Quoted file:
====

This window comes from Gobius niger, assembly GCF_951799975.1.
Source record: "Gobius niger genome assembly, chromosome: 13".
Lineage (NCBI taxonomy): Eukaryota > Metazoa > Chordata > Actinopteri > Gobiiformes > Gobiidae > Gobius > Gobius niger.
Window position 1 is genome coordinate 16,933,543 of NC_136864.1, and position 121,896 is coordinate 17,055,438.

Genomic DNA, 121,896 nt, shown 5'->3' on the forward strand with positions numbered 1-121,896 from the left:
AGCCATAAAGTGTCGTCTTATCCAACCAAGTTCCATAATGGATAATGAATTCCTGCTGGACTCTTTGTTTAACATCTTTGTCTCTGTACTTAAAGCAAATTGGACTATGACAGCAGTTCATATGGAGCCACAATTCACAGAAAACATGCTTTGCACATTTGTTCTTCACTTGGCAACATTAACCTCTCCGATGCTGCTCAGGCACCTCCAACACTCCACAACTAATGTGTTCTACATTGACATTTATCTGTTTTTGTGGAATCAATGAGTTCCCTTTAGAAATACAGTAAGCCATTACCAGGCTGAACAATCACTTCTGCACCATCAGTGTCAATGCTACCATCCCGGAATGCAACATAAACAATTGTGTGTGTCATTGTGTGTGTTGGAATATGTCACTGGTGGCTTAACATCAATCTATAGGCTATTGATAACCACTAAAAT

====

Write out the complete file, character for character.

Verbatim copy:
This window comes from Gobius niger, assembly GCF_951799975.1.
Source record: "Gobius niger genome assembly, chromosome: 13".
Lineage (NCBI taxonomy): Eukaryota > Metazoa > Chordata > Actinopteri > Gobiiformes > Gobiidae > Gobius > Gobius niger.
Window position 1 is genome coordinate 16,933,543 of NC_136864.1, and position 121,896 is coordinate 17,055,438.

Genomic DNA, 121,896 nt, shown 5'->3' on the forward strand with positions numbered 1-121,896 from the left:
AGCCATAAAGTGTCGTCTTATCCAACCAAGTTCCATAATGGATAATGAATTCCTGCTGGACTCTTTGTTTAACATCTTTGTCTCTGTACTTAAAGCAAATTGGACTATGACAGCAGTTCATATGGAGCCACAATTCACAGAAAACATGCTTTGCACATTTGTTCTTCACTTGGCAACATTAACCTCTCCGATGCTGCTCAGGCACCTCCAACACTCCACAACTAATGTGTTCTACATTGACATTTATCTGTTTTTGTGGAATCAATGAGTTCCCTTTAGAAATACAGTAAGCCATTACCAGGCTGAACAATCACTTCTGCACCATCAGTGTCAATGCTACCATCCCGGAATGCAACATAAACAATTGTGTGTGTCATTGTGTGTGTTGGAATATGTCACTGGTGGCTTAACATCAATCTATAGGCTATTGATAACCACTAAAAT